Dogs communicate with us three different ways
I've always been interested in language and communication. Some people enjoy Sudoku and solving calculus equations, but give me a sentence to diagram any day.
Grammar, syntax, morphology, phonemes, eye contact, body posture -- the whole process of communication is fascinating. Recently, I've been reading about dognition and dogs understanding and using human vocabulary.
Our dogs communicate with us every day. My dog barks or stands by the door, signaling with his body he wants to "go out." He stands at the pantry door and "whines" with urgency when he wants a cookie. And he signals with his eyes, looking back and forth between me and the throw toy stored on the top shelf, telling me wants to play.
According to Amy A. Free, Fetch Magazine, there has been a lot of research done on bark, whine and growl, the three basic building blocks of animal communication.
A dog's bark establishes a connection between the dog and another being, rising and falling between high and low pitch. Barks are considered to be neutral introduction labels.
Sophia Yin, a veterinarian and animal behaviorist, analyzed 5,000 dog barks recorded in three different situations. When a dog is in a disturbance situation, she used a doorbell, a dog's bark is lower in pitch and longer in duration. A dog separated from his owner barks higher in pitch and is tonal, like a musical key. The third situation analyzed was dogs at play. When playing, dogs bark at a higher pitch.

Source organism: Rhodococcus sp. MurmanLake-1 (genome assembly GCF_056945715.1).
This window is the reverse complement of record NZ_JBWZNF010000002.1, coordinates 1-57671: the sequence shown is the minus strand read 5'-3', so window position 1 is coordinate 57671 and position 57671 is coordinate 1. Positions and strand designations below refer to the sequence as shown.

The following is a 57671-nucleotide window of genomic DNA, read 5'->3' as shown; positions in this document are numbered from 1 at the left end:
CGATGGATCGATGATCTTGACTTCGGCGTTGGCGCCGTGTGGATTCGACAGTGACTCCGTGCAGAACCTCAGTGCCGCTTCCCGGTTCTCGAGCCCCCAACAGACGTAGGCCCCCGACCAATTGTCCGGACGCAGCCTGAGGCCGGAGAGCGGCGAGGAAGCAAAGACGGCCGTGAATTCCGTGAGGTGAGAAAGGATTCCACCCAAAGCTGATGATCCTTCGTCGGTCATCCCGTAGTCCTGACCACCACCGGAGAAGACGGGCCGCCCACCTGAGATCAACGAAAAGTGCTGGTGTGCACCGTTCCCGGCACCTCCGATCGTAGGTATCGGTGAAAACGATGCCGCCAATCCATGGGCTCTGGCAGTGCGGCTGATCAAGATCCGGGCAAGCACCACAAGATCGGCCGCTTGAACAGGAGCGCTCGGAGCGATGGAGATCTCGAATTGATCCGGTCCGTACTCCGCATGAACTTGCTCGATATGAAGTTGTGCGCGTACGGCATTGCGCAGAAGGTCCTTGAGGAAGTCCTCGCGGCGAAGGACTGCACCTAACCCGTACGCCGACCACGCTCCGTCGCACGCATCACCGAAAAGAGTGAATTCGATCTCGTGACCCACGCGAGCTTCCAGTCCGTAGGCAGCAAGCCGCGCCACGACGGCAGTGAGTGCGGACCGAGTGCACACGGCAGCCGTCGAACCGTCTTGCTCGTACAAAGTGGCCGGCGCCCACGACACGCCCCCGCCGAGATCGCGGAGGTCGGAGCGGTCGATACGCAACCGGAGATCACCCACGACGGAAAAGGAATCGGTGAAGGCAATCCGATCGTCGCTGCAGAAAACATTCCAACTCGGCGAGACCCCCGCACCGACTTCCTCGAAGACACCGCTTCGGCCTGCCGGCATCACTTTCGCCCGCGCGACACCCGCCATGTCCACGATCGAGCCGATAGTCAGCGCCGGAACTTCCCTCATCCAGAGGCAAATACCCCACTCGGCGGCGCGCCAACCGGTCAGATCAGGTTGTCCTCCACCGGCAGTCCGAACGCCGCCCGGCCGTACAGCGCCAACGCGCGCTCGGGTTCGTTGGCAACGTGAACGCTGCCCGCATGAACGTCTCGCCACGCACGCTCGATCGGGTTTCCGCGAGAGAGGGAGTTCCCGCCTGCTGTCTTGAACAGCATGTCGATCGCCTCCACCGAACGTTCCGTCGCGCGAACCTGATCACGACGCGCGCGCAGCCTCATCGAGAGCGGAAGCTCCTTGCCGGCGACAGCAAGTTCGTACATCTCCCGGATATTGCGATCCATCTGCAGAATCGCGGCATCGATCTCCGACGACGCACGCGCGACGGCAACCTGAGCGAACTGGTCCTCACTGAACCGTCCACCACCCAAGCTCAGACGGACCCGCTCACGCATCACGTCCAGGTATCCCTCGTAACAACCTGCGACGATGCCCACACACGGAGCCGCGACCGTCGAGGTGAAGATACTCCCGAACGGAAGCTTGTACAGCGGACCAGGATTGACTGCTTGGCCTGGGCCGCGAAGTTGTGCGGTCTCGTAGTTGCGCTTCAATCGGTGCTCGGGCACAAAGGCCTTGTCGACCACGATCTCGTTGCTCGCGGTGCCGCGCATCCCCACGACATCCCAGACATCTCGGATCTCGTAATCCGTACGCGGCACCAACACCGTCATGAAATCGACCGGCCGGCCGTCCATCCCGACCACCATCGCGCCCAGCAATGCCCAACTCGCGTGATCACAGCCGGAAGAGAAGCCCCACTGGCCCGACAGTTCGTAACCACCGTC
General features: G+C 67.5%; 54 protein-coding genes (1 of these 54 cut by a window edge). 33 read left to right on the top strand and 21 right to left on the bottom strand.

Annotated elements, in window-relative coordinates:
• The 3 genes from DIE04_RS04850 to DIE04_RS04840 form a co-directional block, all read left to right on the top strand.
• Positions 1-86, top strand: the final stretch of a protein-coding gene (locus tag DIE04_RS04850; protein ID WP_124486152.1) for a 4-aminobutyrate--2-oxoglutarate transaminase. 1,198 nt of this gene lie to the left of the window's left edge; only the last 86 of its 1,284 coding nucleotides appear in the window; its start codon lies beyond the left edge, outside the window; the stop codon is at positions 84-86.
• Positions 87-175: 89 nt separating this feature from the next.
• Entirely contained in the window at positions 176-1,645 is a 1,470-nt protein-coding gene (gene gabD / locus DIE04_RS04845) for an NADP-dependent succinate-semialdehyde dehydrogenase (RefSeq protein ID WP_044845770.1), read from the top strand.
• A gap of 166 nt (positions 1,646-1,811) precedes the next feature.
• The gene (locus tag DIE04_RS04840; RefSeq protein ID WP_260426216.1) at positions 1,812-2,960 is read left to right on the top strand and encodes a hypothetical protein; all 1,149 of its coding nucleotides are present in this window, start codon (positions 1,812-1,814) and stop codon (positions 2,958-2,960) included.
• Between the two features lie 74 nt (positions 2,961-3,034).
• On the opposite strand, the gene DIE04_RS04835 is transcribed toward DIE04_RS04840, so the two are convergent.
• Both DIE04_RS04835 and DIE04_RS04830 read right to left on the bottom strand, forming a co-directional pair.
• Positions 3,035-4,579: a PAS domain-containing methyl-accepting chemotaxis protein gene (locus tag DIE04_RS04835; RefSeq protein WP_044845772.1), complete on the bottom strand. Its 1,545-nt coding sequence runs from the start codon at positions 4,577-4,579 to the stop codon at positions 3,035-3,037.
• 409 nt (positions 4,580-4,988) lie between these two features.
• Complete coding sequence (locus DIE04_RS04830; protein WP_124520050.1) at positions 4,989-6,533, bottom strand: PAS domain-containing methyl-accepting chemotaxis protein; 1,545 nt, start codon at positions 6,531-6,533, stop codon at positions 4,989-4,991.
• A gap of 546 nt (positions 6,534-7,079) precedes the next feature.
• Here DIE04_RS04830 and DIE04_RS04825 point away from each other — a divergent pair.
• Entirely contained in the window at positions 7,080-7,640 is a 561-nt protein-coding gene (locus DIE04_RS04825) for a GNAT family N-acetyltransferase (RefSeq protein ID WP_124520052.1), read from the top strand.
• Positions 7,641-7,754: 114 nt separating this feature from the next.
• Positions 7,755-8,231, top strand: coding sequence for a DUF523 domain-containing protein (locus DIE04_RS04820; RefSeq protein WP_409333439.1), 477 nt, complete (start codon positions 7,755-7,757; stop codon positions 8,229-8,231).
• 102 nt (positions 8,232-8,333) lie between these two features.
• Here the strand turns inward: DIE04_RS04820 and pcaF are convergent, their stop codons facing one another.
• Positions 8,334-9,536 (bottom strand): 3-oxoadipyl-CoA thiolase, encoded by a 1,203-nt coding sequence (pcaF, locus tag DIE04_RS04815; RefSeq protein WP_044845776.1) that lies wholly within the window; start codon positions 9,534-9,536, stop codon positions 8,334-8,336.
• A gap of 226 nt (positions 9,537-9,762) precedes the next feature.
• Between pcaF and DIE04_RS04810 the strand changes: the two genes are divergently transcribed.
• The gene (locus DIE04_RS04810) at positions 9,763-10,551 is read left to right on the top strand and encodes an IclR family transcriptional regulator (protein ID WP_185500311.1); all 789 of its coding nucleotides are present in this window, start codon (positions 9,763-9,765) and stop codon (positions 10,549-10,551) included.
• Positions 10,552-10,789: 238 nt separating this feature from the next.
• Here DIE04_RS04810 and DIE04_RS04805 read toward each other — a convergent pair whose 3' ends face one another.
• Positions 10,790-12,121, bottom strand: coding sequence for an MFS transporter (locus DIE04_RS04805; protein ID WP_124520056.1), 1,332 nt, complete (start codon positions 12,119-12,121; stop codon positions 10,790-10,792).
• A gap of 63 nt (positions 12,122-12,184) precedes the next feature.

The second building block of animal communication is the whine. These are high in pitch and repeated without much pausing. The message of a whining dog is "I'm scared," or "Please be nice to me."
Free notes, "Whining noises often accompany behaviors that emphasize the sender's plea, 'Pleeeeeeeeeease.'" I agree. My dog, Kasey, whines at the pantry door for a cookie.
The growl is the third building block of animal communication. Growls are used to express aggression through lower pitched, harsh noises. Serious growls also include pauses. We all recognize a growl when we hear it.
Free also reports dog-laughing is a form of dog communication. As described by Patricia Simonet, animal behaviorist, this sound is a "forced, breathy exhalation from the mouth …. a huh, huh, huh." Similar to a pant, which is also breathy, but a flat noise. Dog-laughter is usually heard during or after play.
For a more "techy" approach to analyzing your dog's communication noises, listen to the audio files at petalk.org to familiarize yourself with a "dog-bark." Or go to the free Bow Lingual Dog Translator App for iPhone. Although reviewed as less science-based and more fluff, it is fun. Your dog barks into your iPhone and a translated message appears on the screen.
We all know our dogs communicate with us -- my dog excitedly greeting me at the door when I come home, snuffling in my face when it's time to get up in the morning, sitting beside me putting his head in my lap so I can pet him. His message to me? Unconditional love.
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• The Buddy Foundation, 65 W. Seegers Road, Arlington Heights, is a nonprofit, all volunteer, no-kill animal shelter dedicated to the welfare of stray, abused and abandoned cats and dogs. For information, visit www.thebuddyfoundation.org or call (847) 290-5806.